Devastating flash floods hit the Med

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  • A image taken from Midas showing the high level winds moving within the Jet Stream over norther-western Europe this week.

    An image of a lightning strike taken from the Press Association internal webpage.

  • Devastating flash floods hit the Med
    15.10.2016 16:38

    When we think of the Mediterranean, we think of plentiful sunshine and blue skies. However, parts of northern Spain and southern France were running to grab their umbrellas, as both areas received some impressive rainfall totals during Wednesday of this week. The large rainfall totals were brought about by a large area of low pressure that tracked across the north-western Mediterranean, bringing some lively thunderstorms with torrential rain, frequent lightning, hail and squally winds.


    The rain totals brought severe flash flooding to the area, with streams of water running through villages picking up cars, blocking roads and destroying infrastructure. One of the worst affected areas was in Vilassar de Mar in north-east Spain, where a 60-year-old man sadly passed away after his car got swept away with the torrents of water.

    It was in north-east Spain in Cabrils that recorded one of the highest rainfall totals in the region on Wednesday with 220mm of rain falling in four hours, and a total of 85mm in just half an hour. This is significant, as this is the highest rainfall total recorded in four hours at this station since observations began in 1971. Higher totals were recorded over areas of southern France with Meteo-France reporting a total of 300mm at the Saint-Gervais-sur-Mare station by the time the storms had passed. Such high rainfall rates coupled with what has been a relatively dry summer, meant that the ground quickly became saturated and unable to take the quantity of water that was falling, leading to extreme flash flooding.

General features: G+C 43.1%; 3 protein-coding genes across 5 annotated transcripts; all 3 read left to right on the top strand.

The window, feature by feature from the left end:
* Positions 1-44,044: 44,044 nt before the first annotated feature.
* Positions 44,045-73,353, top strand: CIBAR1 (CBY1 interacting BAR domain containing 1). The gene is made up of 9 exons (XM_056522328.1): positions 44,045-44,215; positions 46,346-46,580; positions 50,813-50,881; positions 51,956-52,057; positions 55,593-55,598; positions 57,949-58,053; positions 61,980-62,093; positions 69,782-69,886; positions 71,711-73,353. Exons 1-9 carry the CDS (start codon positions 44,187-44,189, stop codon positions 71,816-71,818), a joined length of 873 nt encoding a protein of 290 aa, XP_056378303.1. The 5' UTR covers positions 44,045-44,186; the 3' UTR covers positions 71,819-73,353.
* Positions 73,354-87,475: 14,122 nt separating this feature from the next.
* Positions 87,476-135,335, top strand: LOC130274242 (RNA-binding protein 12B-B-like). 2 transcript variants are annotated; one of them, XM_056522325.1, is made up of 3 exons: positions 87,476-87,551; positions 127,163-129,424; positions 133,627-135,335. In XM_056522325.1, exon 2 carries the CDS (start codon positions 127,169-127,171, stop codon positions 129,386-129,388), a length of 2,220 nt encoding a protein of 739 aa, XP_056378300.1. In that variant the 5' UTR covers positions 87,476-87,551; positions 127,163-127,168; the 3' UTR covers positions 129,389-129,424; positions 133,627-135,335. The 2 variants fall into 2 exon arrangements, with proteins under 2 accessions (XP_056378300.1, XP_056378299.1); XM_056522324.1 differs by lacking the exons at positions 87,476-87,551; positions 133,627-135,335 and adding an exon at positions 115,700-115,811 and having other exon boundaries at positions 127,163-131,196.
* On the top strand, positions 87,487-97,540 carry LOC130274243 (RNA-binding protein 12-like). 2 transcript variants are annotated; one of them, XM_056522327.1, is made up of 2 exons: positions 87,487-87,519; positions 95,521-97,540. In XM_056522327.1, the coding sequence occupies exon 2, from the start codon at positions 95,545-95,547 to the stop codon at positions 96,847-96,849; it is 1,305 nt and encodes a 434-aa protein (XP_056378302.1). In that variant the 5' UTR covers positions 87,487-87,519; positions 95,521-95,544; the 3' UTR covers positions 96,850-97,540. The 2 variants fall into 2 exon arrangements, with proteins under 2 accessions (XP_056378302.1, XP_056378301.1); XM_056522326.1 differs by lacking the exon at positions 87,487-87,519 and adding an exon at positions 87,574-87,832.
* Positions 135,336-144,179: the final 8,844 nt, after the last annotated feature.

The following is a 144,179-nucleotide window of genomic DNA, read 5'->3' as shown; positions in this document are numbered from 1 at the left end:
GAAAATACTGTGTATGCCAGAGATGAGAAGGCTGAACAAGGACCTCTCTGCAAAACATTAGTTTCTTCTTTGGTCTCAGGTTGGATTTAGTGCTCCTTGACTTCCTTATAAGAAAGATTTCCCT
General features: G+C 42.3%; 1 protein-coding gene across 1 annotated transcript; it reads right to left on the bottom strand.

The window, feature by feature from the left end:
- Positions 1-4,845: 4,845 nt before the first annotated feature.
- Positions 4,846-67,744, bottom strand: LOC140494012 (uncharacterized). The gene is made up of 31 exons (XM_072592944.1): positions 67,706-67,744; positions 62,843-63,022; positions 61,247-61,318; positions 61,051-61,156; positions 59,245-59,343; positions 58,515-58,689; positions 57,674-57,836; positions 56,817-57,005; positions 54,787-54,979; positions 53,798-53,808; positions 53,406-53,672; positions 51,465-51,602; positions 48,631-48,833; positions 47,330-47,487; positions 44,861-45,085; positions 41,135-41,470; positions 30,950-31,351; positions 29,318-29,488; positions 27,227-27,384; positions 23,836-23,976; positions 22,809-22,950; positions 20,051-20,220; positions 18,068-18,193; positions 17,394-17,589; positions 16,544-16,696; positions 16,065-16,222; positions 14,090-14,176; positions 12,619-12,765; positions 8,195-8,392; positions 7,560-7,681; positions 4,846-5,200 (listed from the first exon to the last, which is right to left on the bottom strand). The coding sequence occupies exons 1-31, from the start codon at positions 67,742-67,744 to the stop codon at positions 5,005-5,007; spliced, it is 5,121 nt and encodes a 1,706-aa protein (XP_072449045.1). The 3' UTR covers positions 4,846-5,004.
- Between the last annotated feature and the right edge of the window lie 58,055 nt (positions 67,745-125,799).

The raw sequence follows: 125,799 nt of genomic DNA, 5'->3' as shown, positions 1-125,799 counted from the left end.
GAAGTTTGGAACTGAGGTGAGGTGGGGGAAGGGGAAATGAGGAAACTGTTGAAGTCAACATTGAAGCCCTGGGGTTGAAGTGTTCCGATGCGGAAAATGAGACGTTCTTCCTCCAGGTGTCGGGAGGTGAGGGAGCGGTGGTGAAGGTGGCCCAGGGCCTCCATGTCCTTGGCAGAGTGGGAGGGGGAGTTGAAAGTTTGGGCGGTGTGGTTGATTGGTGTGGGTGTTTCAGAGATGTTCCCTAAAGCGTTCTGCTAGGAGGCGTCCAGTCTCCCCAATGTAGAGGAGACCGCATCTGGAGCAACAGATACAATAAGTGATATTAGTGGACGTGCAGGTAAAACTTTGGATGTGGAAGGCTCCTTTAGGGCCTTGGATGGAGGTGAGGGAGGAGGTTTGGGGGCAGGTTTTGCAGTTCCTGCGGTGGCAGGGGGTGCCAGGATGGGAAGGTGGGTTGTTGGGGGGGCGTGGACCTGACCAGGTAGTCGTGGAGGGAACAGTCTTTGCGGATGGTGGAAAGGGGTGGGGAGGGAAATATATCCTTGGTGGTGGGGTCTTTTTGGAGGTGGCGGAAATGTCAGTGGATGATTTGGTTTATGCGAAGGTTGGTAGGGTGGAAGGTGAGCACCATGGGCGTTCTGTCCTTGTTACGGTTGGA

It is not unusual to see such high rainfall events across the north-western Mediterranean during this time of year. It can be a real mixed bag in terms of the weather experienced. In order to find the reasoning behind the exceptional storms that occurred on Wednesday we need to first turn our attention towards the general synoptic pattern across Europe. Throughout October so far there has been an area of high pressure causing a blocking effect over Scandinavia. The high pressure effectively acts as a barrier to low pressure systems over the Atlantic coming into north-western Europe. As a result the jet stream gets sent further to the south across south-western Europe where deep areas of low pressure then form bringing wet and cool conditions to southern Europe.

    Another aspect to look at that worked hand in hand with the low pressure development from the positioning of the jet stream is the sea surface temperatures of the Mediterranean. At this time of year the sea surface temperatures are warmer than land, which act as a source of energy to the low pressure, causing instability in the atmosphere, and adding to the production of thunderstorms. So with the moist flow of area from the Atlantic, coupled with instability, some very potent thunderstorms were produced over the north-western Mediterranean. The good news is that this clear meteorological set up allowed meteorologists to forecast with high confidence days before the event occurred, and weather warnings were issued by both the Spanish and French meteorology agencies. Sadly though, given the intense nature of the storms, it still proved to be a deadly scenario. 

     

    By: Tom Whittaker